NATIONS, like individuals, have short memories.
I recently wrote about the Philippine’s Commission on Elections’ (Comelec) mishandling of overseas ballots. What the Comelec lacked in planning, the Department of Foreign Affairs made up for in quick thinking and sound policies. Thanks to Overseas Voting Secretariat vice chair Zoilo Velasco and deputy consul general Arman R. Talbo, my fiancée and I avoided the clutches of disenfranchisement by the skin of our teeth, and cast our votes in the Philippine Consulate General in New York City.
Alas, absent compelling evidence of electoral fraud, it looks like the writing is on the wall: the Philippines’ most notorious political dynasty is back in power.
Yet, while the presidential battle may have very well been won; the war is far from over. And if Ferdinand Romualdez Marcos Jr thinks that his highest hurdles are behind him, he is sorely mistaken.
You know that you’ve come across something special when even amidst loss, there remains hope. Vice-President Leni Robredo’s presidential campaign may not have landed the finishing blow to a Marcos redux. But while this may not have culminated in the moment that we wanted; it is, without doubt, the movement we so badly needed.
Let’s face it: While the preliminary election result may be upsetting, it is also unsurprising. The race against Marcos Jr was always an uphill battle. Yet, Leni was able to tap into the hearts and minds of the millions, and impassioned in them a belief that even as a political minority, their voices mattered. And boy were their voices heard, with a whopping 700,000+ in attendance in her miting de avance. To say that the Leni campaign was “inspiring” would be a disservice. It was nothing short of animating. You see, the “pink wave” was never just about Leni, or any individual candidate for that matter. Rather, it was about our sense of self and our role in the Philippine justice project.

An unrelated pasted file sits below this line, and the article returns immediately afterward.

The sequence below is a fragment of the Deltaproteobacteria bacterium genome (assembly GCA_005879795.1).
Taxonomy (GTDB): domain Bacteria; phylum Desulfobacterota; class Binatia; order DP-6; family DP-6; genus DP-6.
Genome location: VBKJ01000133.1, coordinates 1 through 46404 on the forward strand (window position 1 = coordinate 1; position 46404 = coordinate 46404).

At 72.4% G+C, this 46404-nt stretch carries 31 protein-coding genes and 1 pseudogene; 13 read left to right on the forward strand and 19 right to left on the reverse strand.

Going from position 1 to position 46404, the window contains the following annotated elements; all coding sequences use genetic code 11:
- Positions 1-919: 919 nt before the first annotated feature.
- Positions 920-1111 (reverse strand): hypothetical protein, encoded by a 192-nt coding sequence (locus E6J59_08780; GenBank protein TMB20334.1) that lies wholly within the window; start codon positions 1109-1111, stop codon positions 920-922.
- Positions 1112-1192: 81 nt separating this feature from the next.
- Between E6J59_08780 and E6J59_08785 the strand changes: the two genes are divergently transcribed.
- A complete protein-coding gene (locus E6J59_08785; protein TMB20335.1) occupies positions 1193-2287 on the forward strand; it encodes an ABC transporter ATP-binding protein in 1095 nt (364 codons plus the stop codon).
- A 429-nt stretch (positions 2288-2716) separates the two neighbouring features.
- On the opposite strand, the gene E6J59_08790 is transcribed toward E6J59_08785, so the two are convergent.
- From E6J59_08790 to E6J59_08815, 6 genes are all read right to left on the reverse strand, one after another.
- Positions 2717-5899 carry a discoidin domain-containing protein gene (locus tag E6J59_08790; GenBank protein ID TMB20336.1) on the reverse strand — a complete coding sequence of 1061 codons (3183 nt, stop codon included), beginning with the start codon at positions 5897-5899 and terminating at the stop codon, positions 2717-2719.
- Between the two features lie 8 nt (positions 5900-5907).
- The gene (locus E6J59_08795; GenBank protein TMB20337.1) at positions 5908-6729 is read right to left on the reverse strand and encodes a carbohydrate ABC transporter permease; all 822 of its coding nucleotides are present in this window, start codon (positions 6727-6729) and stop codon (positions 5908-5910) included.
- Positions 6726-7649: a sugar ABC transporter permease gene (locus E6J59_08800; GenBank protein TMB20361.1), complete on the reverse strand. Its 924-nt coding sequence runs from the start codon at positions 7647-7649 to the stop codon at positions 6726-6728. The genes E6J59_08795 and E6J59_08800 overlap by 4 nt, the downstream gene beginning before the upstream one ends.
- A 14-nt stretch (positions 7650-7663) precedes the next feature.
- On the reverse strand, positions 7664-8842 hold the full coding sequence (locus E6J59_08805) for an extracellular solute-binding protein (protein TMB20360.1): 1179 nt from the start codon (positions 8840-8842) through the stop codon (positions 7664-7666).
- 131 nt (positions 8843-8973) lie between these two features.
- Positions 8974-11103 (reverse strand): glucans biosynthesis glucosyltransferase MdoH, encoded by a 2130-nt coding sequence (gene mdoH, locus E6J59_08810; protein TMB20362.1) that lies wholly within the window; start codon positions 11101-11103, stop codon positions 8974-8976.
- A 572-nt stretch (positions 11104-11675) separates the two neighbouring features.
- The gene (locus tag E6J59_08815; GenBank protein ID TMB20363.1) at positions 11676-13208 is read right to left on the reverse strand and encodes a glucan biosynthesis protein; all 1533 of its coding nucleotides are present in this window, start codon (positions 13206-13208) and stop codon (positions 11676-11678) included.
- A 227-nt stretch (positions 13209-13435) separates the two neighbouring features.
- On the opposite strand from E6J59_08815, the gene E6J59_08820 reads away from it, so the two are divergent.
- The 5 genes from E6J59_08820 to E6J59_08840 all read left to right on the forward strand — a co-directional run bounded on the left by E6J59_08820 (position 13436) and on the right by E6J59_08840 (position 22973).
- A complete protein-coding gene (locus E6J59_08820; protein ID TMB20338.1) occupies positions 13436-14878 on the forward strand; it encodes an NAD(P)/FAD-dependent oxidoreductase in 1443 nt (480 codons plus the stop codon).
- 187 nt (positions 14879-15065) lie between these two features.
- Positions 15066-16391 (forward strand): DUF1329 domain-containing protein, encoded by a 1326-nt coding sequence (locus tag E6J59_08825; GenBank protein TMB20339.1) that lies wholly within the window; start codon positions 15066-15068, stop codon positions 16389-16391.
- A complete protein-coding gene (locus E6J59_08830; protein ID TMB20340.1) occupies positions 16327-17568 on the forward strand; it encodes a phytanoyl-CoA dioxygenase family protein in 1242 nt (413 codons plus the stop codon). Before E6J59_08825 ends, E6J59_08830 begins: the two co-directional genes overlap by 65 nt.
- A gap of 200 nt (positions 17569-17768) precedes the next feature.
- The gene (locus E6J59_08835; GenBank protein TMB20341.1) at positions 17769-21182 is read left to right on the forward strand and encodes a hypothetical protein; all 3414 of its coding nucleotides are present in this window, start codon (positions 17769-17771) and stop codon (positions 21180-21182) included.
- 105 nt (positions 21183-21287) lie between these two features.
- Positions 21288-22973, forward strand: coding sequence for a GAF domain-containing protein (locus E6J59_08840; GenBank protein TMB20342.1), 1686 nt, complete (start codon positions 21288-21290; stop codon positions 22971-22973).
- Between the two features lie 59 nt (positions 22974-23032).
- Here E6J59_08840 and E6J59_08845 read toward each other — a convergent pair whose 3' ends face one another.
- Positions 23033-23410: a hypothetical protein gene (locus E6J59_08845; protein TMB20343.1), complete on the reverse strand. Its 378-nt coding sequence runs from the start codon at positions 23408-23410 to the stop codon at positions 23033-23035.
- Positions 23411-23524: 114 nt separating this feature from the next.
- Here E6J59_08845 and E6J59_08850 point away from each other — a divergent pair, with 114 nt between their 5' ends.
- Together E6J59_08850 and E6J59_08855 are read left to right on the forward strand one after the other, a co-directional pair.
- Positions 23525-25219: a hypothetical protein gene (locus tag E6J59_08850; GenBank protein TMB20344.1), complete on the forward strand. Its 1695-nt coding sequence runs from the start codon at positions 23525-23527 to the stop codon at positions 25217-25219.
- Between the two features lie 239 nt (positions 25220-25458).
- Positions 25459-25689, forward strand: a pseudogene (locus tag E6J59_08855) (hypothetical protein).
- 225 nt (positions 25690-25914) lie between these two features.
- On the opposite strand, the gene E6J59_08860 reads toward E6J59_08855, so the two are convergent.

And while the elections may have ended, that driving spirit has not. At least, it shouldn’t. So, let us not now slide into apathy simply because our bets did not win. On the contrary, if we truly believe that justice transcends politics, then it is our job to pit the powers that be against the same high standards we believed our choice-candidate would have surpassed. And in a very real way, wouldn’t we want them to?
Make no mistake: I’m no fan of Marcos Jr. There is no doubt in my mind that the guy lacks the makings of a good person, let alone a good president. He asks to be judged “not by [his] ancestors, but by [his] actions,” as if the criticisms hurled in his direction were based solely on progeny.
He conveniently forgets his own role in the Marcosian past – a past that he continues to deny at present. Yet, if he is, indeed, the democratic choice, then so be it. He is a choice I may not agree with but will simply have to live with. And with that, I wish my country the best of luck. The Lord knows we’d need it.
But this is as much a call for vigilance and pragmatism among my peers as it is a warning to our leaders: Though tens of millions may choose to look the other way, there are 14 million and more who refuse to forget. If there’s one thing that Leni’s campaign has shown, it is that while we may not always win, we are ready and willing to fight the good fight. Our numbers may not dominate, but our voices will be heard.
This is far from over. The fight for justice continues. – Philippine Daily Inquirer/Asia News Network
Raphael A. Pangalangan is a human rights lawyer and currently a visiting scholar at Harvard Law School.